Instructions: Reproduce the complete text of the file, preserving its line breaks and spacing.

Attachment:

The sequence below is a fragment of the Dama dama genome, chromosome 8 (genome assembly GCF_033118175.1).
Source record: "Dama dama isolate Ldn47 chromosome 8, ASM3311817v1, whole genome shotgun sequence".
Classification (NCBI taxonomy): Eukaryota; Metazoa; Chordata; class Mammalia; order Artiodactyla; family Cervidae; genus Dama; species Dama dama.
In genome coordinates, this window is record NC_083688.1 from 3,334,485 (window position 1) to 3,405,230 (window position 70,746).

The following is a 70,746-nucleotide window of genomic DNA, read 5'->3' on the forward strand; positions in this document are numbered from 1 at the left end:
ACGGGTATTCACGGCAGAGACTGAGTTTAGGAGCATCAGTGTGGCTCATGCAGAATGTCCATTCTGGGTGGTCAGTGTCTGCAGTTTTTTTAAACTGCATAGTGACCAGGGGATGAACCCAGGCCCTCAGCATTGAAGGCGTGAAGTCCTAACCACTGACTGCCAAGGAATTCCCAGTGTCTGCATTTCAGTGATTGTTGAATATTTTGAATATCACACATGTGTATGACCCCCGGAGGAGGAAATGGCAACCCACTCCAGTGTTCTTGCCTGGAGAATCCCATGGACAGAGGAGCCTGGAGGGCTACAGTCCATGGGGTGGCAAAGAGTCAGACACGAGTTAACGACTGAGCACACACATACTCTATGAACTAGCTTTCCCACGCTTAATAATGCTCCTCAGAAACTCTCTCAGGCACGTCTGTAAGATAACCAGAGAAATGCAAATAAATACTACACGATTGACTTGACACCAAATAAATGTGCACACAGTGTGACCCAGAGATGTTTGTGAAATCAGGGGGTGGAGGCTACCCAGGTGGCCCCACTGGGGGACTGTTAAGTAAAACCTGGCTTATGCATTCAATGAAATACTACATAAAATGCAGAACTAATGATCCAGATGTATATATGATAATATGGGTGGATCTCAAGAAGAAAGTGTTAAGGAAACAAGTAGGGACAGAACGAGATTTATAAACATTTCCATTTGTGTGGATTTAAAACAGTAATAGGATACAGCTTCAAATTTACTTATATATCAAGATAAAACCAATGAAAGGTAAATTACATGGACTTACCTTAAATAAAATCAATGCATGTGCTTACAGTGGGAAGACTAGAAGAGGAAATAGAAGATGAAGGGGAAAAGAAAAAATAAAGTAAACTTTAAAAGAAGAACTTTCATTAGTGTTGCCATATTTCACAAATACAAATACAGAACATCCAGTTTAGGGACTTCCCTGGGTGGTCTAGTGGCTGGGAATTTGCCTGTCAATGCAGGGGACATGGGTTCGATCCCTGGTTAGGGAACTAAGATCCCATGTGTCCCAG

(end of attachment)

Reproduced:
The sequence below is a fragment of the Dama dama genome, chromosome 8 (genome assembly GCF_033118175.1).
Source record: "Dama dama isolate Ldn47 chromosome 8, ASM3311817v1, whole genome shotgun sequence".
Classification (NCBI taxonomy): Eukaryota; Metazoa; Chordata; class Mammalia; order Artiodactyla; family Cervidae; genus Dama; species Dama dama.
In genome coordinates, this window is record NC_083688.1 from 3,334,485 (window position 1) to 3,405,230 (window position 70,746).

The following is a 70,746-nucleotide window of genomic DNA, read 5'->3' on the forward strand; positions in this document are numbered from 1 at the left end:
ACGGGTATTCACGGCAGAGACTGAGTTTAGGAGCATCAGTGTGGCTCATGCAGAATGTCCATTCTGGGTGGTCAGTGTCTGCAGTTTTTTTAAACTGCATAGTGACCAGGGGATGAACCCAGGCCCTCAGCATTGAAGGCGTGAAGTCCTAACCACTGACTGCCAAGGAATTCCCAGTGTCTGCATTTCAGTGATTGTTGAATATTTTGAATATCACACATGTGTATGACCCCCGGAGGAGGAAATGGCAACCCACTCCAGTGTTCTTGCCTGGAGAATCCCATGGACAGAGGAGCCTGGAGGGCTACAGTCCATGGGGTGGCAAAGAGTCAGACACGAGTTAACGACTGAGCACACACATACTCTATGAACTAGCTTTCCCACGCTTAATAATGCTCCTCAGAAACTCTCTCAGGCACGTCTGTAAGATAACCAGAGAAATGCAAATAAATACTACACGATTGACTTGACACCAAATAAATGTGCACACAGTGTGACCCAGAGATGTTTGTGAAATCAGGGGGTGGAGGCTACCCAGGTGGCCCCACTGGGGGACTGTTAAGTAAAACCTGGCTTATGCATTCAATGAAATACTACATAAAATGCAGAACTAATGATCCAGATGTATATATGATAATATGGGTGGATCTCAAGAAGAAAGTGTTAAGGAAACAAGTAGGGACAGAACGAGATTTATAAACATTTCCATTTGTGTGGATTTAAAACAGTAATAGGATACAGCTTCAAATTTACTTATATATCAAGATAAAACCAATGAAAGGTAAATTACATGGACTTACCTTAAATAAAATCAATGCATGTGCTTACAGTGGGAAGACTAGAAGAGGAAATAGAAGATGAAGGGGAAAAGAAAAAATAAAGTAAACTTTAAAAGAAGAACTTTCATTAGTGTTGCCATATTTCACAAATACAAATACAGAACATCCAGTTTAGGGACTTCCCTGGGTGGTCTAGTGGCTGGGAATTTGCCTGTCAATGCAGGGGACATGGGTTCGATCCCTGGTTAGGGAACTAAGATCCCATGTGTCCCAG